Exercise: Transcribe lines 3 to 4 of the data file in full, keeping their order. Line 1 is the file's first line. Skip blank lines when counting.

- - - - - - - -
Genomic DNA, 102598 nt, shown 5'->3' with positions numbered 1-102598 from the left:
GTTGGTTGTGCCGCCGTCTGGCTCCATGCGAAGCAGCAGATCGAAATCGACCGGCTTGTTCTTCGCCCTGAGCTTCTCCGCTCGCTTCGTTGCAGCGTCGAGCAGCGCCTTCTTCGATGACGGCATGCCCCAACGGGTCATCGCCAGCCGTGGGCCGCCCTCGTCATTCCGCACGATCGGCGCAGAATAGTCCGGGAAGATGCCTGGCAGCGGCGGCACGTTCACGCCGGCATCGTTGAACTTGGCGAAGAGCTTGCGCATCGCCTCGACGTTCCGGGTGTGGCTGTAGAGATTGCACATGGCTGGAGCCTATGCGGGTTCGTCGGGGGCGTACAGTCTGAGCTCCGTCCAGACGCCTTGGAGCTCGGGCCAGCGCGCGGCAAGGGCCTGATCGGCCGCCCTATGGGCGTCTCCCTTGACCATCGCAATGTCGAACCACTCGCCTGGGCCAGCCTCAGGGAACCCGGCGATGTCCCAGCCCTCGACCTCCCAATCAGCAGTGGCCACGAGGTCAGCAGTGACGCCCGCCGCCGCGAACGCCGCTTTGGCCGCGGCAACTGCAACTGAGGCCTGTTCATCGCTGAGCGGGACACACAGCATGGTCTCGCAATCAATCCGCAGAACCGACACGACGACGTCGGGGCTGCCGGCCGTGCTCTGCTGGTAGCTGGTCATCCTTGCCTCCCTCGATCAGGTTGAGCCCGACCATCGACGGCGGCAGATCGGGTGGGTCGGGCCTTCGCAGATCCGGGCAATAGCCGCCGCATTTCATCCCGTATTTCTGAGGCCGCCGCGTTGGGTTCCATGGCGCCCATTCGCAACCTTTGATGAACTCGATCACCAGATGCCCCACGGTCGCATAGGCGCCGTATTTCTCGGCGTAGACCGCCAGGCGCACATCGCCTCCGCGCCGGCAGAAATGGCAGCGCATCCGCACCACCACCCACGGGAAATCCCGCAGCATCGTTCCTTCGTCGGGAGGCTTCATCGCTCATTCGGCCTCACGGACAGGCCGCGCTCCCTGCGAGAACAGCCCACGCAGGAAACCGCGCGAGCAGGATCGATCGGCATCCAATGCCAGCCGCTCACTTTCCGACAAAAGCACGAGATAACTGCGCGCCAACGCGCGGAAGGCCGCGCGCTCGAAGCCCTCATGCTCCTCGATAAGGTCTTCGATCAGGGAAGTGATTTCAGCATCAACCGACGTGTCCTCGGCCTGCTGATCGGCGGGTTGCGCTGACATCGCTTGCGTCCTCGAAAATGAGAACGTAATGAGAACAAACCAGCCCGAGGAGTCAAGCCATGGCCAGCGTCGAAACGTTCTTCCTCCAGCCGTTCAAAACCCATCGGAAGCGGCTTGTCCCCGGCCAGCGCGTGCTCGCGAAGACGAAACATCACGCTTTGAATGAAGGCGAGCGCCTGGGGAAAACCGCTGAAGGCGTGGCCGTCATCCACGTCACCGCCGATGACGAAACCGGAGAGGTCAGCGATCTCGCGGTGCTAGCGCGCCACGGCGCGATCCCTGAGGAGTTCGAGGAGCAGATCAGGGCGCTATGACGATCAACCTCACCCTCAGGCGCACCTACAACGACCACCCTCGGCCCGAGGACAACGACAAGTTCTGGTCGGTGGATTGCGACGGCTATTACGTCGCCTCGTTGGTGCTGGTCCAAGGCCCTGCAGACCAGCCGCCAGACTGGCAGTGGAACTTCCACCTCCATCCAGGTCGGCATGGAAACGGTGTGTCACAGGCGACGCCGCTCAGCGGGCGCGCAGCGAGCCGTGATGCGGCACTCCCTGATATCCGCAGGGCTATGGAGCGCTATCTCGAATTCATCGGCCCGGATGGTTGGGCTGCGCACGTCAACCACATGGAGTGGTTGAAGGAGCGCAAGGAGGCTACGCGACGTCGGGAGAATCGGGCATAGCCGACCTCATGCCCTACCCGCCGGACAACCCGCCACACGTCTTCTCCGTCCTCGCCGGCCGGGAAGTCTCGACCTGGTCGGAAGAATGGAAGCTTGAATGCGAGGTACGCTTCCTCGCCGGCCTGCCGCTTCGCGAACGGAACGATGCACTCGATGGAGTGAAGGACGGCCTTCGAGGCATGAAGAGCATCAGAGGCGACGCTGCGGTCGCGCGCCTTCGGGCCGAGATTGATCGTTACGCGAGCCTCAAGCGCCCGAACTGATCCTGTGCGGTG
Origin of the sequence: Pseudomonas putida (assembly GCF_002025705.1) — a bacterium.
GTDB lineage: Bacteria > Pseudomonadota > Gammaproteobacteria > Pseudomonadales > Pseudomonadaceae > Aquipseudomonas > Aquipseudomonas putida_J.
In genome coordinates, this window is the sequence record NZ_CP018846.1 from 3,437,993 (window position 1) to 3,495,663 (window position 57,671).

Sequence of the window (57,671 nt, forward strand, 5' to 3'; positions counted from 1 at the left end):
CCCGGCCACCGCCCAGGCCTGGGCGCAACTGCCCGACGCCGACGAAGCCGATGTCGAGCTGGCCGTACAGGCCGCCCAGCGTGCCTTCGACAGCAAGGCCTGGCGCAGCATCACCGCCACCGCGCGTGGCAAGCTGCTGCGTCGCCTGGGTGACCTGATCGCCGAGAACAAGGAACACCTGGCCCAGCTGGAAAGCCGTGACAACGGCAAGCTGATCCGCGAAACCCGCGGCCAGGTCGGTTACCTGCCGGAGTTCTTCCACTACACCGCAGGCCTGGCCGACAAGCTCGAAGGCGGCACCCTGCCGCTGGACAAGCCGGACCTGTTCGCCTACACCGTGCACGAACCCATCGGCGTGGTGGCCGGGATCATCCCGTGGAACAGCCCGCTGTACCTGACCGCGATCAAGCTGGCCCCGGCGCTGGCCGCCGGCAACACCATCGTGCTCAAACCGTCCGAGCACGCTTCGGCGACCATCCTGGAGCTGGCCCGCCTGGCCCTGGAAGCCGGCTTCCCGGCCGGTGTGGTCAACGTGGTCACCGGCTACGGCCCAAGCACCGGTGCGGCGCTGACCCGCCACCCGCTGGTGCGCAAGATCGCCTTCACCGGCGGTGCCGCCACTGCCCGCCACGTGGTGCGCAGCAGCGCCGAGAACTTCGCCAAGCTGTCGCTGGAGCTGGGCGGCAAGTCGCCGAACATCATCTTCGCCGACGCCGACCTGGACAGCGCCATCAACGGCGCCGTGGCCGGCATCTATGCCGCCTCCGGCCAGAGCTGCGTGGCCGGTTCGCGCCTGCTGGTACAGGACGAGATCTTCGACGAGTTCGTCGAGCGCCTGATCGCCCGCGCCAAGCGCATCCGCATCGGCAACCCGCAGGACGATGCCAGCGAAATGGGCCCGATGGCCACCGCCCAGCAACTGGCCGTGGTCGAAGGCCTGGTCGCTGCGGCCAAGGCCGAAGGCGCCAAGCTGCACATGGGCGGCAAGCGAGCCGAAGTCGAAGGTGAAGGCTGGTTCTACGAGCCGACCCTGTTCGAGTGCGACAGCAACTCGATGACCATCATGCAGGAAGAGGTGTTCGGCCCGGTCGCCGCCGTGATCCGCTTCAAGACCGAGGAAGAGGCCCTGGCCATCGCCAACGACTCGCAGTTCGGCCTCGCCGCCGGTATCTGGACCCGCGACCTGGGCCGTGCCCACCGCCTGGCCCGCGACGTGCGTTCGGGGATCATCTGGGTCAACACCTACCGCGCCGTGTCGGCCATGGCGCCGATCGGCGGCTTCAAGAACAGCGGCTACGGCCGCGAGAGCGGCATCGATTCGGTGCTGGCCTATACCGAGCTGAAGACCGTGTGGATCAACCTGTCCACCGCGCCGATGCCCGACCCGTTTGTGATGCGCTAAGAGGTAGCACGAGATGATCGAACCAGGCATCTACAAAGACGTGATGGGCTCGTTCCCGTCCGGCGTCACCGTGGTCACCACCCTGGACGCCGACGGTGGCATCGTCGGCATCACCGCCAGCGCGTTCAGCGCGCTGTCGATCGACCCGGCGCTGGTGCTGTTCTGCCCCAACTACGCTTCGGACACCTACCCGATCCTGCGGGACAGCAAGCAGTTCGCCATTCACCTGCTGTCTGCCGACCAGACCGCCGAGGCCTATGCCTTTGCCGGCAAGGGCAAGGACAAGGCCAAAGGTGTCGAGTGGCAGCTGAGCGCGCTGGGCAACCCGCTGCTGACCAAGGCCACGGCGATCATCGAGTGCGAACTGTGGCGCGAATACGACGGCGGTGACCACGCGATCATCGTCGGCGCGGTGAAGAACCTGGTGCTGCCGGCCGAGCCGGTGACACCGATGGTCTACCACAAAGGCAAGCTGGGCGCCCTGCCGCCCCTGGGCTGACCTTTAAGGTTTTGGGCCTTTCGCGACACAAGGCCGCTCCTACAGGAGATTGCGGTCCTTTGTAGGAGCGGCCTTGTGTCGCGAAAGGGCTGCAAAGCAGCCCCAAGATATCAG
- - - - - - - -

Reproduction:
Origin of the sequence: Pseudomonas putida (assembly GCF_002025705.1) — a bacterium.
GTDB lineage: Bacteria > Pseudomonadota > Gammaproteobacteria > Pseudomonadales > Pseudomonadaceae > Aquipseudomonas > Aquipseudomonas putida_J.